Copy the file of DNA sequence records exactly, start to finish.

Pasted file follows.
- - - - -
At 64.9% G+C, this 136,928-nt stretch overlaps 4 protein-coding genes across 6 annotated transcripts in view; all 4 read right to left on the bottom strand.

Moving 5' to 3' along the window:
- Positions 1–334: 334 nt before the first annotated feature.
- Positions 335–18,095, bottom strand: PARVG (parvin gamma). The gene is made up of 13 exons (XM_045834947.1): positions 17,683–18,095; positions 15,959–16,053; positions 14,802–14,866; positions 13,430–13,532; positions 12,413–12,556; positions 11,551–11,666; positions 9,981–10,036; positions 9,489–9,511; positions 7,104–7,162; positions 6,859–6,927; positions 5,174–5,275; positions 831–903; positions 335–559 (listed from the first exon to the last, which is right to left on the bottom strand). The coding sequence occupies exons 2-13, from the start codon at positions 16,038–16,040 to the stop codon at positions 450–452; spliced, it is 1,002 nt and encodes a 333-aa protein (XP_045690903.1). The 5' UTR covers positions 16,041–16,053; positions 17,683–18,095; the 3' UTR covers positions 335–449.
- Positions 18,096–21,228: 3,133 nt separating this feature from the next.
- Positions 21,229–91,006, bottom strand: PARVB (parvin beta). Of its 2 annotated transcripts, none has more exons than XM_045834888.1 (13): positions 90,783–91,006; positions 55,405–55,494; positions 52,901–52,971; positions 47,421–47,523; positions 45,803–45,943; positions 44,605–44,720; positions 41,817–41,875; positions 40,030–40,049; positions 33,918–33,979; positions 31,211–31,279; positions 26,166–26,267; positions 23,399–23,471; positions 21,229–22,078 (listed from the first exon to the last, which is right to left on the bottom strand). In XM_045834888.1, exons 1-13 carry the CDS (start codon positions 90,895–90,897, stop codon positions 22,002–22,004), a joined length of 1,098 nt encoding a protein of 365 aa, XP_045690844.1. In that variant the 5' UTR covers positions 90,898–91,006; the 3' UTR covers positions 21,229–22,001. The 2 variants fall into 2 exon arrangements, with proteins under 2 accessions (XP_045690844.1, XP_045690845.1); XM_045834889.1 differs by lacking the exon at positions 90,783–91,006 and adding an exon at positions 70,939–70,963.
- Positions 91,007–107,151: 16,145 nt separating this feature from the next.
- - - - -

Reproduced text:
At 64.9% G+C, this 136,928-nt stretch overlaps 4 protein-coding genes across 6 annotated transcripts in view; all 4 read right to left on the bottom strand.

Moving 5' to 3' along the window:
- Positions 1–334: 334 nt before the first annotated feature.
- Positions 335–18,095, bottom strand: PARVG (parvin gamma). The gene is made up of 13 exons (XM_045834947.1): positions 17,683–18,095; positions 15,959–16,053; positions 14,802–14,866; positions 13,430–13,532; positions 12,413–12,556; positions 11,551–11,666; positions 9,981–10,036; positions 9,489–9,511; positions 7,104–7,162; positions 6,859–6,927; positions 5,174–5,275; positions 831–903; positions 335–559 (listed from the first exon to the last, which is right to left on the bottom strand). The coding sequence occupies exons 2-13, from the start codon at positions 16,038–16,040 to the stop codon at positions 450–452; spliced, it is 1,002 nt and encodes a 333-aa protein (XP_045690903.1). The 5' UTR covers positions 16,041–16,053; positions 17,683–18,095; the 3' UTR covers positions 335–449.
- Positions 18,096–21,228: 3,133 nt separating this feature from the next.
- Positions 21,229–91,006, bottom strand: PARVB (parvin beta). Of its 2 annotated transcripts, none has more exons than XM_045834888.1 (13): positions 90,783–91,006; positions 55,405–55,494; positions 52,901–52,971; positions 47,421–47,523; positions 45,803–45,943; positions 44,605–44,720; positions 41,817–41,875; positions 40,030–40,049; positions 33,918–33,979; positions 31,211–31,279; positions 26,166–26,267; positions 23,399–23,471; positions 21,229–22,078 (listed from the first exon to the last, which is right to left on the bottom strand). In XM_045834888.1, exons 1-13 carry the CDS (start codon positions 90,895–90,897, stop codon positions 22,002–22,004), a joined length of 1,098 nt encoding a protein of 365 aa, XP_045690844.1. In that variant the 5' UTR covers positions 90,898–91,006; the 3' UTR covers positions 21,229–22,001. The 2 variants fall into 2 exon arrangements, with proteins under 2 accessions (XP_045690844.1, XP_045690845.1); XM_045834889.1 differs by lacking the exon at positions 90,783–91,006 and adding an exon at positions 70,939–70,963.
- Positions 91,007–107,151: 16,145 nt separating this feature from the next.